Wednesday, December 22, 2010

Ethanol and the Law of Unintended Consequences

Using ethanol as an alternative, renewable fuel has been an intruiging part of the energy debate for quite a few years.  When looking at a lot of pieces of legislation, it is just one side that feels all happy and justified with their decision while agitating the other side.  Ethanol is peculiar because it is one of those rare instances that not only do we have bipartisan efforts, but both sides have that "feel good" attitude towards the legislation.  For the Left, they like ethanol because it's good for the environment.  For the Right, they can better sleep at night because they can tell themselves that ethanol usage will decrease our dependency on foreign oil and help with national security.  Both sides will use the protectionist argument that jobs will stay in America.

Enter the law of unintended consequences.  Like with just about anything else in life, things don't go as planned.  However, if you are to have an unintended consequence, you would rather have it be positive, much like Adam Smith's concept of the Invisible Hand.  Unintended consequences are bound to be a part of government programs, and they are rarely a positive factor.  The case of ethanol legislature is of appeal because it is not just one side that doesn't get the concept of unintended consequences--it is both sides. 

Let's start with the notion that ethanol is good for the environment.  You know something is wrong [with ethanol] when the Far Left environmentalists, such as the Friends of the Earth, agree with a free-market libertarian, albeit for different reasons. As they point out, biofuels, particularly ethanol, cause air pollution and biofuel spillages can do massive damage.  Friends of the Earth even goes as far to claim that "[B]iofuels can also do more to cause global warming than conventional gasoline."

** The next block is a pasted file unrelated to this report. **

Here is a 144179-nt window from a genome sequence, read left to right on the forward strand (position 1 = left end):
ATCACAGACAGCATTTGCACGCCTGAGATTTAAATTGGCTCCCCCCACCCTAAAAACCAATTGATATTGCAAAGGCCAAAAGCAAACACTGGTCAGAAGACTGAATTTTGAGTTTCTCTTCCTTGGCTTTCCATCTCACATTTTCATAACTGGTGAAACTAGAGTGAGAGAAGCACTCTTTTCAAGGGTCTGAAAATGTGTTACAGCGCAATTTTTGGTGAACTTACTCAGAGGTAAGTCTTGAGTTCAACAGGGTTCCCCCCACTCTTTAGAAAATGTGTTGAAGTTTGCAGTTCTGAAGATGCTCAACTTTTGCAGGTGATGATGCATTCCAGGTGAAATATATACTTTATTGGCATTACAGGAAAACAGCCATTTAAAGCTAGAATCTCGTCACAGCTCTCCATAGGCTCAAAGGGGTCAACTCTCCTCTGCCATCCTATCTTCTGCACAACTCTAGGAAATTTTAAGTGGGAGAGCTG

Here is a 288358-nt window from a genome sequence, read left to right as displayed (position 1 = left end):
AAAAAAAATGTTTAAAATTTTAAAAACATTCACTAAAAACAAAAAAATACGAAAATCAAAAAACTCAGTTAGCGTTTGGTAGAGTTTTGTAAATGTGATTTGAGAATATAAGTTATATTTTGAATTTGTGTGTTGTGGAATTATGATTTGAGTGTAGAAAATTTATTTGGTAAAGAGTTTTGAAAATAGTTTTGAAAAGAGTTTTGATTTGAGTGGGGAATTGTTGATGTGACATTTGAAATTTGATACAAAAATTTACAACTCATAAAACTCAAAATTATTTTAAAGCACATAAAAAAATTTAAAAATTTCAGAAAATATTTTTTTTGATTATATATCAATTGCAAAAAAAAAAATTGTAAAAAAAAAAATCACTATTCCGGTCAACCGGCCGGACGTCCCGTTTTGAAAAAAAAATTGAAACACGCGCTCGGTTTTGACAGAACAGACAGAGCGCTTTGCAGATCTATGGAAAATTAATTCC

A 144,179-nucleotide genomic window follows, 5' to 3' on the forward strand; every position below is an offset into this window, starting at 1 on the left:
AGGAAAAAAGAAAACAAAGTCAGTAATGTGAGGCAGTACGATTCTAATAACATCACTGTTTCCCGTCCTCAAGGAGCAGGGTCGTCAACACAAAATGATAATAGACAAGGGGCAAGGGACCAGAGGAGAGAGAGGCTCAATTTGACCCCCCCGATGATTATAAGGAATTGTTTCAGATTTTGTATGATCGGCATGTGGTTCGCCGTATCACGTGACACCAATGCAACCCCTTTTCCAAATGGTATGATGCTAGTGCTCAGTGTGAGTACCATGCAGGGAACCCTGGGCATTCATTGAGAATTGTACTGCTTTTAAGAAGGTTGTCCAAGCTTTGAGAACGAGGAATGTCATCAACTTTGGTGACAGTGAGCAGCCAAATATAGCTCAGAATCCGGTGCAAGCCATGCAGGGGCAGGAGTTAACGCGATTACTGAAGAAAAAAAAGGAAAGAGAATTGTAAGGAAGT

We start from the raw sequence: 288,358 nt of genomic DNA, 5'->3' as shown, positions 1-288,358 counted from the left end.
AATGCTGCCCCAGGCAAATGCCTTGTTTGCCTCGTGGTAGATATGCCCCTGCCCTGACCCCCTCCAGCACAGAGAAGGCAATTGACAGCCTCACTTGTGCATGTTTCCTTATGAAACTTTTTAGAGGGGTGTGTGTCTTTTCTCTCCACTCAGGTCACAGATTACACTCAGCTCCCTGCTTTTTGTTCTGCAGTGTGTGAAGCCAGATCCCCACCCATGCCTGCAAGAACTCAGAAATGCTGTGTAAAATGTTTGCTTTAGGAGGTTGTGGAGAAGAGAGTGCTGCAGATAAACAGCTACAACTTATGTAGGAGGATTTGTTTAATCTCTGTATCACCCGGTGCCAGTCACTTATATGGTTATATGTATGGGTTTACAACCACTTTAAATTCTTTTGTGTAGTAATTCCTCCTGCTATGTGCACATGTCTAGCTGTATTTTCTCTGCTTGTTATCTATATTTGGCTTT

What about energy independence?  At least if the Left wasn't correct, surely the Right would be correct about not supporting Arab oil anymore.  Wrong!  That's wrong.  In spite of increase in ethanol usage, oil imports have not decreased.  Why hasn't oil consumption increased?  Because we just love our oil too much.  I'm not opposed to finding alternative forms of energy.  It would cut back on using more resources, which would be a better allocation of limited resources.  I just don't want Big Government getting involved.  And until we either find alternative energy, or at least start drilling in ANWR, we will still be using foreign oil since most of oil is used for transportation, not to mention that about 40% of our energy comes from oil.  Even if we used all the corn in America to produce ethanol fuel, it would only displace 16% of the current fuel usage. 

I could go on, but at this time, it sufficeth to say that ethanol fuel is hardly the wave of the future.

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